Q: What is future value and compound interest?

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At 2% compound interest, it will be 134,586.83 dollars - at today's prices. What inflation will do its real value is anyone's guess.

The formula for compound interest is FV = PV * (1 + i) ^ t Where FV = Future Value PV = Present Value t = time i = interest rate As an example, suppose you have $100 now, the interest rate is 5%, and the time is 4 years. The future value is then FV = $100 * (1 + 0.05) ^ 4 = $100 * (1.05)^4 = $100 * 1.21550625 =~ $121.55 After four years, you will have $121.55. Note the answer has been rounded to the nearest cent.

The present value of future cash flows is inversely related to the interest rate.

The Present Value Interest Factor PVIF is used to find the present value of future payments, by discounting them at some specific rate. It decreases the amount. It is always less than oneBut, the Future Value Interest Factor FVIF is used to find the future value of present amounts. It increases the present amount. It is always greater than one.

Compound interest increases the amount earned by adding credited interest to the principal, and interest will then be earned on that money as well. The longer the principal and interest remain in the account, the greater the earnings they will accrue.

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Increases

Future value Present value Compound or simple interest Amortization/Depreciation

At 2% compound interest, it will be 134,586.83 dollars - at today's prices. What inflation will do its real value is anyone's guess.

Compounding finds the future value of a present value using a compound interest rate. Discounting finds the present value of some future value, using a discount rate. They are inverse relationships. This is perhaps best illustrated by demonstrating that a present value of some future sum is the amount which, if compounded using the same interest rate and time period, results in a future value of the very same amount.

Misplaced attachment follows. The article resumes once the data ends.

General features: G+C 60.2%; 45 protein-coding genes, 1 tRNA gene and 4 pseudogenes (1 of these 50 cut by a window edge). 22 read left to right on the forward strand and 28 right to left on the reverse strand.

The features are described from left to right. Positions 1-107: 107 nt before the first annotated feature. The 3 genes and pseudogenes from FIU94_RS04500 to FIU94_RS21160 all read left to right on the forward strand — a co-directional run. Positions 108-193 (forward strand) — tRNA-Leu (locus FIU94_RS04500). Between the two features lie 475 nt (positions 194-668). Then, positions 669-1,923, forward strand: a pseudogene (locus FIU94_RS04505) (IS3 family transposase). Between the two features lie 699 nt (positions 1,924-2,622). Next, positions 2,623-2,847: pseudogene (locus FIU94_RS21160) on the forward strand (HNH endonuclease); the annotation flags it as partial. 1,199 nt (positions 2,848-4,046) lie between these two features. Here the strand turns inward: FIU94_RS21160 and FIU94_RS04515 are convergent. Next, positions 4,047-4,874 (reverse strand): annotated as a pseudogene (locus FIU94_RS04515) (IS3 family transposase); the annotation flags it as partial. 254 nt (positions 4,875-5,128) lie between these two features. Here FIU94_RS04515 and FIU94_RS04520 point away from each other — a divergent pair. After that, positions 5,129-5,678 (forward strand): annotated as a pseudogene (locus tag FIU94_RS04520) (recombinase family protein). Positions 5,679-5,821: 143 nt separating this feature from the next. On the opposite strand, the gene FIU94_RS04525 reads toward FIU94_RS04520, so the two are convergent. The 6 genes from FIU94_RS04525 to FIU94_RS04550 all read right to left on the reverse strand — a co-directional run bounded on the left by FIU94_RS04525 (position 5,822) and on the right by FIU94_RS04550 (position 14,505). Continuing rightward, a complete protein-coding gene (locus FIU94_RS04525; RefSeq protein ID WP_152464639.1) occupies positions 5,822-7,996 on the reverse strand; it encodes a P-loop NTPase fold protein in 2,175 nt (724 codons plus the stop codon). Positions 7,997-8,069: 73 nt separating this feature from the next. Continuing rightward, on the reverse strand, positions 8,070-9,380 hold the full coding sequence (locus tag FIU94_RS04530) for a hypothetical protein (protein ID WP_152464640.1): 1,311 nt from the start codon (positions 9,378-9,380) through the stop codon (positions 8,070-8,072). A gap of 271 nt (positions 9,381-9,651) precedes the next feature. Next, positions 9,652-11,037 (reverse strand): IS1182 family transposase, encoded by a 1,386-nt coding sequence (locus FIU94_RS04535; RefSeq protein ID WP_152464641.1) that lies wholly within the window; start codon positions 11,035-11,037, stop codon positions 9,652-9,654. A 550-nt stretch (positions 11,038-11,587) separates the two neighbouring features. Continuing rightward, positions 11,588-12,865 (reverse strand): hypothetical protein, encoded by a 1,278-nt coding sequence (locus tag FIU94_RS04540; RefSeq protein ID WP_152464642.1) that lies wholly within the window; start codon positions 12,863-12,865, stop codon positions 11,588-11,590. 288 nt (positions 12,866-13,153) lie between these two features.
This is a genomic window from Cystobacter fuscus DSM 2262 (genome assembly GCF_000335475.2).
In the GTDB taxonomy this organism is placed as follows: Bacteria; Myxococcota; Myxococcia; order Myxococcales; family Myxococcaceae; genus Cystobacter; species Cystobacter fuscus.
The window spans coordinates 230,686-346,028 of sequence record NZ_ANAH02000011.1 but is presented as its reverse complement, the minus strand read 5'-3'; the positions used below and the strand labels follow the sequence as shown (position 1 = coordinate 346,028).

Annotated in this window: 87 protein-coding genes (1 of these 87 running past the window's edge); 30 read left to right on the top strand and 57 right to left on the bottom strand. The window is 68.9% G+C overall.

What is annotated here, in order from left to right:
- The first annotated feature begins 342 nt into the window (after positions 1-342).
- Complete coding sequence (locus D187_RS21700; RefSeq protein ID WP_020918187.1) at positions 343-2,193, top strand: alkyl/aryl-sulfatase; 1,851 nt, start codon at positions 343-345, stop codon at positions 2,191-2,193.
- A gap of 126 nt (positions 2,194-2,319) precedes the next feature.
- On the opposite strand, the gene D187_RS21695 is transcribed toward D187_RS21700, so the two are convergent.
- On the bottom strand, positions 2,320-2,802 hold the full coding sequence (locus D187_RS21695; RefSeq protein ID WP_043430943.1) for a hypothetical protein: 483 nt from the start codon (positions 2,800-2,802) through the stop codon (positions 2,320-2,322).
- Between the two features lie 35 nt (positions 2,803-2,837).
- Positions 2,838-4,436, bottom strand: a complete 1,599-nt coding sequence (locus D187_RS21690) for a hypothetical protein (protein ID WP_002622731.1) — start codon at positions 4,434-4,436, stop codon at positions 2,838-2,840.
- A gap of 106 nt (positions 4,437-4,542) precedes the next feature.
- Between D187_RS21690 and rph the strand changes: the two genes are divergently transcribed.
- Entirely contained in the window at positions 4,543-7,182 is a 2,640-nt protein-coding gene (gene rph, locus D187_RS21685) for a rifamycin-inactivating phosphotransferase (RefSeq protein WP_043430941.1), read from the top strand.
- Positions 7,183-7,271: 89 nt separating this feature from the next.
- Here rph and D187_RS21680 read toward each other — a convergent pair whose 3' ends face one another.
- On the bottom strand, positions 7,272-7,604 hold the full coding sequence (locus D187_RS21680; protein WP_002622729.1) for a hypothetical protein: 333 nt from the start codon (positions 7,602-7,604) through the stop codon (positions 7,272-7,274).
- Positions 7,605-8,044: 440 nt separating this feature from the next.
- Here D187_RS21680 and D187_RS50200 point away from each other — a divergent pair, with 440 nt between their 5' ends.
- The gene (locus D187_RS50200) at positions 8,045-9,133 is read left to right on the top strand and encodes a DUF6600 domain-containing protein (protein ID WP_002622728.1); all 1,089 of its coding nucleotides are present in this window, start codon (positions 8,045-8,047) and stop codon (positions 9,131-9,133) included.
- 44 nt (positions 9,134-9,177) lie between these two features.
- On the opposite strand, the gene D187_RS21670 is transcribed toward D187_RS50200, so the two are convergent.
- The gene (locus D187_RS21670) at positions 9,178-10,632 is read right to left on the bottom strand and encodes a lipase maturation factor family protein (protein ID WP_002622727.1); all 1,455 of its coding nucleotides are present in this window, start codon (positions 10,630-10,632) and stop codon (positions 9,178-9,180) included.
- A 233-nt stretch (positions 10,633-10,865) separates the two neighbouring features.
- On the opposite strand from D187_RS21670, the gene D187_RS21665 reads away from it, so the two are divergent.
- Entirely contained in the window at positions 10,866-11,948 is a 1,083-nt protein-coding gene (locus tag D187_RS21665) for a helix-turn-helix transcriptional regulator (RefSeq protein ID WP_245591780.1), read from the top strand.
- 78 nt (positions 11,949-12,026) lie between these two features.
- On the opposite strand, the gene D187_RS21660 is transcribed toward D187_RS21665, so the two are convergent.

The formula for compound interest is FV = PV * (1 + i) ^ t Where FV = Future Value PV = Present Value t = time i = interest rate As an example, suppose you have $100 now, the interest rate is 5%, and the time is 4 years. The future value is then FV = $100 * (1 + 0.05) ^ 4 = $100 * (1.05)^4 = $100 * 1.21550625 =~ $121.55 After four years, you will have $121.55. Note the answer has been rounded to the nearest cent.

The present value of future cash flows is inversely related to the interest rate.

1.0

Adding the interest to the original deposit accelerates the deposited value.

What effect do interest rates have on the calculation of future and present value, how does the length of time affect future and present value, how do these two factors correlate.

The Present Value Interest Factor PVIF is used to find the present value of future payments, by discounting them at some specific rate. It decreases the amount. It is always less than oneBut, the Future Value Interest Factor FVIF is used to find the future value of present amounts. It increases the present amount. It is always greater than one.

direct

Simple interest, 500 + (5 x 5 x 4) = 600. Compound 500 x 1.04^5 = 632.66